[Who are the truly great?] Surely they are those who give great and enduring thoughts to the world; who enkindle our imagination, call forth our tenderest emotions, give us eyes and ears, enrich our nation not only with glorious language, but with new views of human life, reveal man unto himself…. All this Wordsworth did. He not only unfolded a new philosophy, but he made men desire it. (pp. 47-48)
For this Wordsworth, not only put men and nature on talking terms, but filled this common earth of ours with angel presences to haunt and help mankind. It is because of Wordsworth that “the earth and common face of nature speak to us rememberable things.” (p. 48)….
He made it possible for the poorest of the poor to be rich beyond words in power of communing with Nature. (p. 49)
And Wordsworth was the Orpheus who discovered the harmony that exists between men and all the background of his human life. He made the great reconciliation between man and the earth he walks on and the heaven to which his eyes are cast. (p. 49)….
Wordsworth’s genius lay in discovering that in Nature’s ever varying forms and phases, there was a something that had a message to the hearts of men, and that on the commonest everyday life of man there was a something that would respond to the call; and that something was absolute truth, absolute reality. (p. 50)….
He saw that the great passions that upbuild the soul, the great primal impulses of human affection, the great master powers of the mind to suffer or be glad, need no grander field for the unfolding of the drama of life and character, than is found in the life of the working men, the simple shepherds of our hills. (p. 51)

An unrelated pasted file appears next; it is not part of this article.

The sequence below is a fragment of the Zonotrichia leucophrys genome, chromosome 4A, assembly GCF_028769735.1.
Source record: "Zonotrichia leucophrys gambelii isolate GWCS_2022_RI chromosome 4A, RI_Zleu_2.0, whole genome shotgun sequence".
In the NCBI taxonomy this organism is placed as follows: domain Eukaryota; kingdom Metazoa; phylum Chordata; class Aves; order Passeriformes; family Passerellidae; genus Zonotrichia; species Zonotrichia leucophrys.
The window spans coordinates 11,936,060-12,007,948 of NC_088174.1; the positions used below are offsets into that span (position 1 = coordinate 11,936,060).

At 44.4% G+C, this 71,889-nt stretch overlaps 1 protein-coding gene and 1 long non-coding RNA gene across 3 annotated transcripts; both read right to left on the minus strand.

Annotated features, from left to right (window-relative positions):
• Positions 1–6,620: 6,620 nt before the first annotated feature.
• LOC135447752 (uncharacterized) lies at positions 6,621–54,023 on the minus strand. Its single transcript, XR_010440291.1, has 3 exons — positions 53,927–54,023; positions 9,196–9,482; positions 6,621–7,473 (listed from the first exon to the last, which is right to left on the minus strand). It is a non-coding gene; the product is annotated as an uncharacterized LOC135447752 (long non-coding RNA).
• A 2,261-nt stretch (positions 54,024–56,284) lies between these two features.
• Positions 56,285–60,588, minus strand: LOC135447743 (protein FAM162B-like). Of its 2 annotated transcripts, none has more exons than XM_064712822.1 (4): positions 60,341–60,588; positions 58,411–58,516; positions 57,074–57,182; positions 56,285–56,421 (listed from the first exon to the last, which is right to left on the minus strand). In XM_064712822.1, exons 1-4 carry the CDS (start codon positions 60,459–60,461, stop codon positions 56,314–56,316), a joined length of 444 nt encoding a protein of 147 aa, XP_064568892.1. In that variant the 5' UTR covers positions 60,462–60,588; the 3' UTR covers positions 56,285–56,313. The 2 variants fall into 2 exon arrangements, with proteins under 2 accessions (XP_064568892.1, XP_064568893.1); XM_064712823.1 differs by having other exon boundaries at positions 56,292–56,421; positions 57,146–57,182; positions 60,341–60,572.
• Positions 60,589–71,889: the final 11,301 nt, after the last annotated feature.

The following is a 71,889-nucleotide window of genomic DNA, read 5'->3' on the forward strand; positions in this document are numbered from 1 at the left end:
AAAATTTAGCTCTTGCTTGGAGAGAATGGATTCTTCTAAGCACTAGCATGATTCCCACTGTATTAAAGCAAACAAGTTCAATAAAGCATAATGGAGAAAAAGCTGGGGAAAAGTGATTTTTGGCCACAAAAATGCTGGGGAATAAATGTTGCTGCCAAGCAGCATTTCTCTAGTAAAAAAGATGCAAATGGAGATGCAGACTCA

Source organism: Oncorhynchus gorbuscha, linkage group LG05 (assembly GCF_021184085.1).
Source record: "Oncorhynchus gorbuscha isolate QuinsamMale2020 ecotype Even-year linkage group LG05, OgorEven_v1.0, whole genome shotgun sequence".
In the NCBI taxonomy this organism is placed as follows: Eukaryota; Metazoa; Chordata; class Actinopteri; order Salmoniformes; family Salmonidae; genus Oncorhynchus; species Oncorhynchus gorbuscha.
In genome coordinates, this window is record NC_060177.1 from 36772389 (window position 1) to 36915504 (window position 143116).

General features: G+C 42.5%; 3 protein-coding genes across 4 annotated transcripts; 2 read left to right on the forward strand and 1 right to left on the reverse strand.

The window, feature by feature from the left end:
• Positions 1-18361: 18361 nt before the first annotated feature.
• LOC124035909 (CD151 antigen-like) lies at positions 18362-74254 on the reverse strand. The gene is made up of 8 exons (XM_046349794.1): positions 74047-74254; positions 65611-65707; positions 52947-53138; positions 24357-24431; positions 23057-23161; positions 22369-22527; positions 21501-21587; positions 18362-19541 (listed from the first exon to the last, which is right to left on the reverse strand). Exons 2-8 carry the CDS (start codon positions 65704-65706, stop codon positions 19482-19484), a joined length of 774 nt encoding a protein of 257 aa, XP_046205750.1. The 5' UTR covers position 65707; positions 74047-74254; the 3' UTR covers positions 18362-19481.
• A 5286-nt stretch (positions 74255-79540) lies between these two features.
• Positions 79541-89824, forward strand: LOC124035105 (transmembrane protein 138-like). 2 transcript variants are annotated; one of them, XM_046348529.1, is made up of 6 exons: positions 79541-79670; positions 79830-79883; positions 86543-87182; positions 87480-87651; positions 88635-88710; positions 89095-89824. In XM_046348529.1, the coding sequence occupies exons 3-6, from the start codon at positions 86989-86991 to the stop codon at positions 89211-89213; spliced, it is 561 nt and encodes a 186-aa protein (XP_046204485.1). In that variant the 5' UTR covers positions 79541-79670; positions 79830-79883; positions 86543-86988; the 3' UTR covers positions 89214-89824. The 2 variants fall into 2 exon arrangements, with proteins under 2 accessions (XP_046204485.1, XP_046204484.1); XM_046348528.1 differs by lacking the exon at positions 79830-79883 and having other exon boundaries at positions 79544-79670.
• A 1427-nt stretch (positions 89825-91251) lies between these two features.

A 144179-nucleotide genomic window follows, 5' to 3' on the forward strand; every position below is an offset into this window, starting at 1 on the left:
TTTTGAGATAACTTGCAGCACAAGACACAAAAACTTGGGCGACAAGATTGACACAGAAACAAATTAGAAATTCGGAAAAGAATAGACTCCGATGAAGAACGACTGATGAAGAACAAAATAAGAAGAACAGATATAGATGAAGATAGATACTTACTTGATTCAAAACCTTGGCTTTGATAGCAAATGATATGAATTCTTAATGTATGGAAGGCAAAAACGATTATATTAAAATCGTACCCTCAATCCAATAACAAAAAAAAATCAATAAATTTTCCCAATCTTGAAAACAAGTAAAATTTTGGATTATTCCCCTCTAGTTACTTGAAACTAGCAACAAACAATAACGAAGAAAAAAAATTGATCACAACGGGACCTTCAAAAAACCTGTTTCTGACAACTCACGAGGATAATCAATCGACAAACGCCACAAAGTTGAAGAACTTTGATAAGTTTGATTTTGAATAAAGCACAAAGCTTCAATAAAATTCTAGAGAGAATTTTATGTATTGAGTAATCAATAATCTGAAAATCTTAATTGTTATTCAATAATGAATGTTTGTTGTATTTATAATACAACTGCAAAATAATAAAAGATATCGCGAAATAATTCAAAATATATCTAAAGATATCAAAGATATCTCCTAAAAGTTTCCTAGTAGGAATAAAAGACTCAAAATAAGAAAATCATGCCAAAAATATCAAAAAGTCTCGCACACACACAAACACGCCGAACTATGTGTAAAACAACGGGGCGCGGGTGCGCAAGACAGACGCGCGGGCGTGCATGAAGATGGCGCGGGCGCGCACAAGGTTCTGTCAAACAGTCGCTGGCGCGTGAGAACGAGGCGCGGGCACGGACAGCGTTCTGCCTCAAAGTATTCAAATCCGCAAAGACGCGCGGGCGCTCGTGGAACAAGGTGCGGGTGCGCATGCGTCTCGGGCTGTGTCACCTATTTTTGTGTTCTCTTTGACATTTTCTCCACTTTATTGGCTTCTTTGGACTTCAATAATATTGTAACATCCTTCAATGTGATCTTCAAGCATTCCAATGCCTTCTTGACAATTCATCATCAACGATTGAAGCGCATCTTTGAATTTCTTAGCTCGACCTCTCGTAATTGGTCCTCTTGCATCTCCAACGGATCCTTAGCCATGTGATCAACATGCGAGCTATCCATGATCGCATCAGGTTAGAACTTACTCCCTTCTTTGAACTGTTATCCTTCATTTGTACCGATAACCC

He was the Poet of common life; and he accepted it as his mission to open the eyes and widen the thoughts of his countrymen, and to teach them to discover in the humblest and most unexpected form, a presence that was kindred to what they had long recognised as the highest and the noblest. (p. 51)
Wordsworth’s chief characteristic is the noble intermingling of deep feeling with profound thought; but his gift to his time was that he opened the fountain whence this thought and feeling flow; he bade men realise that not a single ray of morning light upon a distant hill or cloud that lies cradled in the setting sun, nor a bird or creature that flashes past, not a sound of the “winds that will be wandering at all hours,” but may so touch the heart and set man thinking “on man and nature and on human life,” that even the labourer going forth into the fields may find them filled with glad companionship, and have angels at his side to bring him home at eventide. (pp. 51-52)….
The reason why some of us are such fighters to-day for the beauties of the hills and valleys that he loved, why we spend ourselves and are spent in endeavour to keep the natural features of our quiet country, unimproved, unvulgarised and unmarred, is because Wordsworth has taught us to find some of our springs for public action in that same unfailing fountain he has opened to rich and poor alike, love for “this Demi Eden other Paradise,” wherein men still may walk and talk with God. (p. 55)
(A Reminiscence of Wordsworth Day, Cockermouth, April 7th, 1896)